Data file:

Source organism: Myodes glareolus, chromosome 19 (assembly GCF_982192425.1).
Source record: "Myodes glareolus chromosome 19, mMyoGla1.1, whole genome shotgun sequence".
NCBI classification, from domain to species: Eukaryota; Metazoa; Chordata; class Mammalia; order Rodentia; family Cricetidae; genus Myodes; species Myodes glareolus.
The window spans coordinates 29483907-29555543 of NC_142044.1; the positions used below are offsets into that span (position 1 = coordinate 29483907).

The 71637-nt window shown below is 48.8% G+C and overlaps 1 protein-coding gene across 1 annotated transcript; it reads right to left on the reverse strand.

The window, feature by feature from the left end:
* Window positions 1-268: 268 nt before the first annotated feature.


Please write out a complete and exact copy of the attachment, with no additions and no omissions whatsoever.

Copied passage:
Source organism: Myodes glareolus, chromosome 19 (assembly GCF_982192425.1).
Source record: "Myodes glareolus chromosome 19, mMyoGla1.1, whole genome shotgun sequence".
NCBI classification, from domain to species: Eukaryota; Metazoa; Chordata; class Mammalia; order Rodentia; family Cricetidae; genus Myodes; species Myodes glareolus.
The window spans coordinates 29483907-29555543 of NC_142044.1; the positions used below are offsets into that span (position 1 = coordinate 29483907).

The 71637-nt window shown below is 48.8% G+C and overlaps 1 protein-coding gene across 1 annotated transcript; it reads right to left on the reverse strand.

The window, feature by feature from the left end:
* Window positions 1-268: 268 nt before the first annotated feature.